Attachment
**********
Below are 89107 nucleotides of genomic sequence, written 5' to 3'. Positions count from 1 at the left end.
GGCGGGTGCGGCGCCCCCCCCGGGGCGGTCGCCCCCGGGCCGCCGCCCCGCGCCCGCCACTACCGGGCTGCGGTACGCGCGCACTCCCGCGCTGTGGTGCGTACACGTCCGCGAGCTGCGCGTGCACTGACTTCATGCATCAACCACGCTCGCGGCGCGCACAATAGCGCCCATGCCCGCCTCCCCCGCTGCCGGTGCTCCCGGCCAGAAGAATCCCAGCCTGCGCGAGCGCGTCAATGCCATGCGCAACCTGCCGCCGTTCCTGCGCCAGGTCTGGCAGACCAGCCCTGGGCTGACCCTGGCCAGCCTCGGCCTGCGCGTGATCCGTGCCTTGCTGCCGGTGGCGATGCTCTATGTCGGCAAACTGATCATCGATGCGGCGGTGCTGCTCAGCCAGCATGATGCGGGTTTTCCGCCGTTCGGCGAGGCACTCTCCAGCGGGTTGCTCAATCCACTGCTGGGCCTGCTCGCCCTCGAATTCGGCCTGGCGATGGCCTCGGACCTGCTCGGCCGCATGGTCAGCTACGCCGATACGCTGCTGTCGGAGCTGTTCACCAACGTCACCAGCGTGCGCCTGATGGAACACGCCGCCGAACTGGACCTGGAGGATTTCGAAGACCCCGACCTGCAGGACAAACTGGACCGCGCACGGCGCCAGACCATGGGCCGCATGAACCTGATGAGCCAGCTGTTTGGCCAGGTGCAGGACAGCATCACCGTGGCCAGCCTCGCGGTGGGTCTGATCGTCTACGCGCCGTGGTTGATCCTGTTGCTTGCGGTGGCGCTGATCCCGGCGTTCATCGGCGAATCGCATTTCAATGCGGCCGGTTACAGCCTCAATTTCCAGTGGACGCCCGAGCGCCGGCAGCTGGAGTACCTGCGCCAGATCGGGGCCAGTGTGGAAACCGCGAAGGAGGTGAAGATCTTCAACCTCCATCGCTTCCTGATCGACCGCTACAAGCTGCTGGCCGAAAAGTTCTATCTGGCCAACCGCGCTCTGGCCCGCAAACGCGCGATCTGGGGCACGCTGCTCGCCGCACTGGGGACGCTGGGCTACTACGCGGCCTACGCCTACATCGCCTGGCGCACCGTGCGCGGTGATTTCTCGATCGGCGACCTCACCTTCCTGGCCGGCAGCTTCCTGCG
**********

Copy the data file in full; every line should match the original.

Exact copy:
Below are 89107 nucleotides of genomic sequence, written 5' to 3'. Positions count from 1 at the left end.
GGCGGGTGCGGCGCCCCCCCCGGGGCGGTCGCCCCCGGGCCGCCGCCCCGCGCCCGCCACTACCGGGCTGCGGTACGCGCGCACTCCCGCGCTGTGGTGCGTACACGTCCGCGAGCTGCGCGTGCACTGACTTCATGCATCAACCACGCTCGCGGCGCGCACAATAGCGCCCATGCCCGCCTCCCCCGCTGCCGGTGCTCCCGGCCAGAAGAATCCCAGCCTGCGCGAGCGCGTCAATGCCATGCGCAACCTGCCGCCGTTCCTGCGCCAGGTCTGGCAGACCAGCCCTGGGCTGACCCTGGCCAGCCTCGGCCTGCGCGTGATCCGTGCCTTGCTGCCGGTGGCGATGCTCTATGTCGGCAAACTGATCATCGATGCGGCGGTGCTGCTCAGCCAGCATGATGCGGGTTTTCCGCCGTTCGGCGAGGCACTCTCCAGCGGGTTGCTCAATCCACTGCTGGGCCTGCTCGCCCTCGAATTCGGCCTGGCGATGGCCTCGGACCTGCTCGGCCGCATGGTCAGCTACGCCGATACGCTGCTGTCGGAGCTGTTCACCAACGTCACCAGCGTGCGCCTGATGGAACACGCCGCCGAACTGGACCTGGAGGATTTCGAAGACCCCGACCTGCAGGACAAACTGGACCGCGCACGGCGCCAGACCATGGGCCGCATGAACCTGATGAGCCAGCTGTTTGGCCAGGTGCAGGACAGCATCACCGTGGCCAGCCTCGCGGTGGGTCTGATCGTCTACGCGCCGTGGTTGATCCTGTTGCTTGCGGTGGCGCTGATCCCGGCGTTCATCGGCGAATCGCATTTCAATGCGGCCGGTTACAGCCTCAATTTCCAGTGGACGCCCGAGCGCCGGCAGCTGGAGTACCTGCGCCAGATCGGGGCCAGTGTGGAAACCGCGAAGGAGGTGAAGATCTTCAACCTCCATCGCTTCCTGATCGACCGCTACAAGCTGCTGGCCGAAAAGTTCTATCTGGCCAACCGCGCTCTGGCCCGCAAACGCGCGATCTGGGGCACGCTGCTCGCCGCACTGGGGACGCTGGGCTACTACGCGGCCTACGCCTACATCGCCTGGCGCACCGTGCGCGGTGATTTCTCGATCGGCGACCTCACCTTCCTGGCCGGCAGCTTCCTGCG